Jim Gaffigan
Mr. Universe
Self-Released

By John Wenzel

There’s always something a little insulting about the qualifications, implied or stated, that follow around Jim Gaffigan’s work. Praise of his schlub-with-a-heart material tends to be coupled with semi-apologies for how unchallenging it is. How can someone be this clean and funny and still have come from the same artistic tradition as Lenny Bruce and George Carlin? It boggles the mind…provided you’re an idiot.

Jim Gaffigan

Along with Brian Regan and a handful of others, Gaffigan has been able to pull off a type of humor that’s rarely practiced these days, and the general consensus is that his success is all the more impressive for it. Of course, the no-profanity, no-politics school of family-friendly belly laughs recalls Bill Cosby and Bob Newhart more than Bruce or Carlin, but Gaffigan probably isn’t poring over his copy of Cosby’s Those of You With or Without Children, You’ll Understand before hitting stage.

Or is he? Gaffigan begins his latest special, Mr. Universe, with a bit about becoming a new father (for the fourth time). The toll it’s taken on him has apparently turned him from a muy guapo Puerto Rican stallion to the pasty, balding lump seen on stage. It’s classic Gaffigan: self-effacing, gently desperate and vocally massaged in all the right places. But Gaffigan’s appeal isn’t just his quirky delivery or lack of F-bombs. It’s also his ability to trick out seemingly mundane subjects with deeply sarcastic details, and his knack for inhabiting a bewildering array of characters with a voice that essentially has two settings. If stand-up comedy is all about voice, literally and figuratively, then Gaffigan is also showing how to use it to its fullest. That much is clear from his relatively calm stage presence. Other than a few well-timed head turns and hand motions, his body language is almost nonexistent.

For some comics, that strips away the need for a filmed special, but Gaffigan’s command of incredulous expressions, which typically involve a furrowed brow and “Are you serious?” glare, usually enhance the material. Taped in February at Washington D.C.’s Warner Theatre, Mr. Universe is being sold for $5 direct from Gaffigan’s website. Call it the Louis C.K. model if you want, although with Aziz Ansari selling his latest, Dangerously Delicious, in the same way and for the same price, it’s quickly becoming everyone’s model. (Incidentally, Delicious was also taped at the Warner). The time of DRM-free, digitally distributed specials has clearly come, and nothing can withstand their force, provided the comedian has a big enough audience and no need for the usual marketing machinery.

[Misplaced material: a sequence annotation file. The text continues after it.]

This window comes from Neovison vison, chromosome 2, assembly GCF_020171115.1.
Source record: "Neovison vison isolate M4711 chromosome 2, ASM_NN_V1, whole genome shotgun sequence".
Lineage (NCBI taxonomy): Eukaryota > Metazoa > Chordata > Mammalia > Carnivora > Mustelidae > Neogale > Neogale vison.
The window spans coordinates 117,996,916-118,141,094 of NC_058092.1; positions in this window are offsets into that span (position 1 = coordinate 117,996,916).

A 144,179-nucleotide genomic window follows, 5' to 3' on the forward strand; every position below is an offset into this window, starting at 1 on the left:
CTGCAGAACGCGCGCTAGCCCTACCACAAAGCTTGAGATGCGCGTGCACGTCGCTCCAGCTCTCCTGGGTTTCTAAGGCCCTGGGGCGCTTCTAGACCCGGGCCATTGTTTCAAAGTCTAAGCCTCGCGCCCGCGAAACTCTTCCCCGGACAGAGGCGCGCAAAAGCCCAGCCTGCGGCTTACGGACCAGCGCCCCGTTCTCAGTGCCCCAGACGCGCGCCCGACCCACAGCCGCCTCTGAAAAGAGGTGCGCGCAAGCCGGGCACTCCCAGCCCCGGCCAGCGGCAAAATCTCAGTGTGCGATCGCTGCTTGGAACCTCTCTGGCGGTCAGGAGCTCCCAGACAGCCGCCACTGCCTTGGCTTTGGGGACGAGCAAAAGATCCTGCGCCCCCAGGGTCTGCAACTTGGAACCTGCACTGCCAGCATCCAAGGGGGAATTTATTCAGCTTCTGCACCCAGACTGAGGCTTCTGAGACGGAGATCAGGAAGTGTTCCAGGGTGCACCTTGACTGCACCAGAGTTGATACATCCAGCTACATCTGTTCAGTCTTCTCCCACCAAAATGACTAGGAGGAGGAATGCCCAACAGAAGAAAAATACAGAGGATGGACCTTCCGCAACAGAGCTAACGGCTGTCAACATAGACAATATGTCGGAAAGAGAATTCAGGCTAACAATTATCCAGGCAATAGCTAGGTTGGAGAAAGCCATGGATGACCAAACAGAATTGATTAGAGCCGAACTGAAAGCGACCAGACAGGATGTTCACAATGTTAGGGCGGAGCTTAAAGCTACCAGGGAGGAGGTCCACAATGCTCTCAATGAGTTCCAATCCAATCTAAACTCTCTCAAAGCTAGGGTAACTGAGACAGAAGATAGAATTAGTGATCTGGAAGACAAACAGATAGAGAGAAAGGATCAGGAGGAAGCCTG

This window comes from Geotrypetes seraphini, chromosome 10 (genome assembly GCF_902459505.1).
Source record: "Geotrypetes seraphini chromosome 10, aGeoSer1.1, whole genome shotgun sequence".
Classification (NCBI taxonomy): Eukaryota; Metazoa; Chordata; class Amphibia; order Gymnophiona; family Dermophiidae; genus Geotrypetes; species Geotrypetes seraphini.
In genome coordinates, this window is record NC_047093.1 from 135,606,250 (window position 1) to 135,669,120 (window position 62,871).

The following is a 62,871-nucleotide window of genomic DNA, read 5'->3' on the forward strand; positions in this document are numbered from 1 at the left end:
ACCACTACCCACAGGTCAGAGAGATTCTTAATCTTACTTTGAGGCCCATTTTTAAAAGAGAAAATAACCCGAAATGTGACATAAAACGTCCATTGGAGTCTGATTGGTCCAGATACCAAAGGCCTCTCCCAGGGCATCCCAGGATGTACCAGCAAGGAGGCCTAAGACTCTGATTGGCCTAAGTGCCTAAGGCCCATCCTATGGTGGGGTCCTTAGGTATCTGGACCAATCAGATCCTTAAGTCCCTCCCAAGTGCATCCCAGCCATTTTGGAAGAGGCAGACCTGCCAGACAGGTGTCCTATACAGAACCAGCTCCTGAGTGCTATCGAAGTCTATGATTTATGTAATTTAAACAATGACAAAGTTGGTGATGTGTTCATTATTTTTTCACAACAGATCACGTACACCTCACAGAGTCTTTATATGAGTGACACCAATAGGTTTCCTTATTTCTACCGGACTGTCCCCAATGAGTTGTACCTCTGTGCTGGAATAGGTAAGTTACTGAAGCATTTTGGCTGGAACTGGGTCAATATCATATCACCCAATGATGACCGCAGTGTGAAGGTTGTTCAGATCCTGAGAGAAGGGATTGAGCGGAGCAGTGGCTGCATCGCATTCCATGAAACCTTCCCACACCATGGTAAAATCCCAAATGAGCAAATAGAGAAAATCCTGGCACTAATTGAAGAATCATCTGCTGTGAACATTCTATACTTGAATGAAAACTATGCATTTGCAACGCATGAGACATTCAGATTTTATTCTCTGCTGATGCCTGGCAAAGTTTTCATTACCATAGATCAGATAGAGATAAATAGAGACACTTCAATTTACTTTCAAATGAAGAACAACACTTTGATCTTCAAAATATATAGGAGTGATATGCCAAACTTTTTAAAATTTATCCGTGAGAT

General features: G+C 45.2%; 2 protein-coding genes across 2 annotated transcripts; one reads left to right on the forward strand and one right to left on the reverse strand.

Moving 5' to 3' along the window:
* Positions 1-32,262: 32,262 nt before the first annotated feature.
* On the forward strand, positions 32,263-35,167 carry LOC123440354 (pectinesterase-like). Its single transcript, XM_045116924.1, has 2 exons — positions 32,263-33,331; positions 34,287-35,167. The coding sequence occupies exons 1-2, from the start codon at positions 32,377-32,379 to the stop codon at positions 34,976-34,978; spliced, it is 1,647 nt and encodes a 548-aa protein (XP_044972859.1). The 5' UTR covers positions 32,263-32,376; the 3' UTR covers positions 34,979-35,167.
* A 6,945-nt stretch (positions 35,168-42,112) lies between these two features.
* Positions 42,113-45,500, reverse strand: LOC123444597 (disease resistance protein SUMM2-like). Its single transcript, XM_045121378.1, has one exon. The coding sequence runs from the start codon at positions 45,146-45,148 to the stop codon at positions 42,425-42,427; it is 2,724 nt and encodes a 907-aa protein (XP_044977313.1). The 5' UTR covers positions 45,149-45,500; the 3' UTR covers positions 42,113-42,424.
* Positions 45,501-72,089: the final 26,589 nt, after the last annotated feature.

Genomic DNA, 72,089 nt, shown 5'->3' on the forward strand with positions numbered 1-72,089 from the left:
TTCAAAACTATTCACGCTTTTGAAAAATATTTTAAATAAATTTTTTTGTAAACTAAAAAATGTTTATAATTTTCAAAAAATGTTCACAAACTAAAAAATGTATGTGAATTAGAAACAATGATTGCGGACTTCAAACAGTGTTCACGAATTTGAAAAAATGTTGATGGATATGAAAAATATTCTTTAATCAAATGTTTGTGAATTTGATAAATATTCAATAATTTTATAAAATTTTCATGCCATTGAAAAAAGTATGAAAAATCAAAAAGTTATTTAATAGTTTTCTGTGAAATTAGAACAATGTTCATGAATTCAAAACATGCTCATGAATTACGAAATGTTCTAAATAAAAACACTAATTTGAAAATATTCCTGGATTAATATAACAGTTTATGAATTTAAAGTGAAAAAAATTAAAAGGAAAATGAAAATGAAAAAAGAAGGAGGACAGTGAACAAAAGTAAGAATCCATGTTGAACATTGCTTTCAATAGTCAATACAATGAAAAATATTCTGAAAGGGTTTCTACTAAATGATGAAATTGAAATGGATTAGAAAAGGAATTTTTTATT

Ironically, Gaffigan feels as prone to censorship as much as any dirty comic, but it’s the corporate kind. He spends a good deal of time railing against brand names – in the case of Mr. Universe, McDonald’s, Dominos and Subway – but since he’s not using profanity, it’s much trickier to block out the “offensive” passages because the names are deeply woven into the material. This, according to a recent Gaffigan interview with TechCrunch, is another reason why he’s selling this special on his own.

So is it worth the $5? It is if you’ve liked anything Gaffigan has done before. Mr. Universe is Gaffigan at his most conversational, although it’s hard to fathom how this man has eked out so many new jokes from the same small patch of soil. If you’ve heard a dozen or so punchlines about his pasty looks, put-upon fatherhood, food guilt, or love/hatred of sea creatures, you’ve heard them all, right? Nope. Gaffigan has a seemingly endless supply, and they work because he manages to locate strange new dimensions to his First-World suffering, even while pointing out how lazy and entitled Americans are. When he talks about Disney World, he doesn’t just bitch about the crowds and high prices. He adds a thick smear of absurdity that threatens to turn irredeemably bleak: “At Disney it’s like a desperation. You see it on the faces of parents. They’re like, ‘Uhhhhh, this was an enormous mistake. I hope you’re having fun. It was either this or send you to college.’”

A lot of his material is, at heart, a plain-language critique of consumerism swaddled in funny voices, but it succeeds because it’s sympathetic. He hates the fact that we take pictures of our dessert at restaurants then tweet about it, but he probably does it himself. “It’s all McDonald’s,” he says, referring to Western junk culture – right after enumerating on the many pleasures of McDonald’s fries.

The special’s title comes from a joke about freakish body builders, but it might as well be Mr. Universal. Despite the stray reference to drugs or porn, Gaffigan has proven once again that a clearly articulated idea doesn’t need to be controversial to be powerful.

Jim Gaffigan: Mr. Universe or Purchase on Amazon.com

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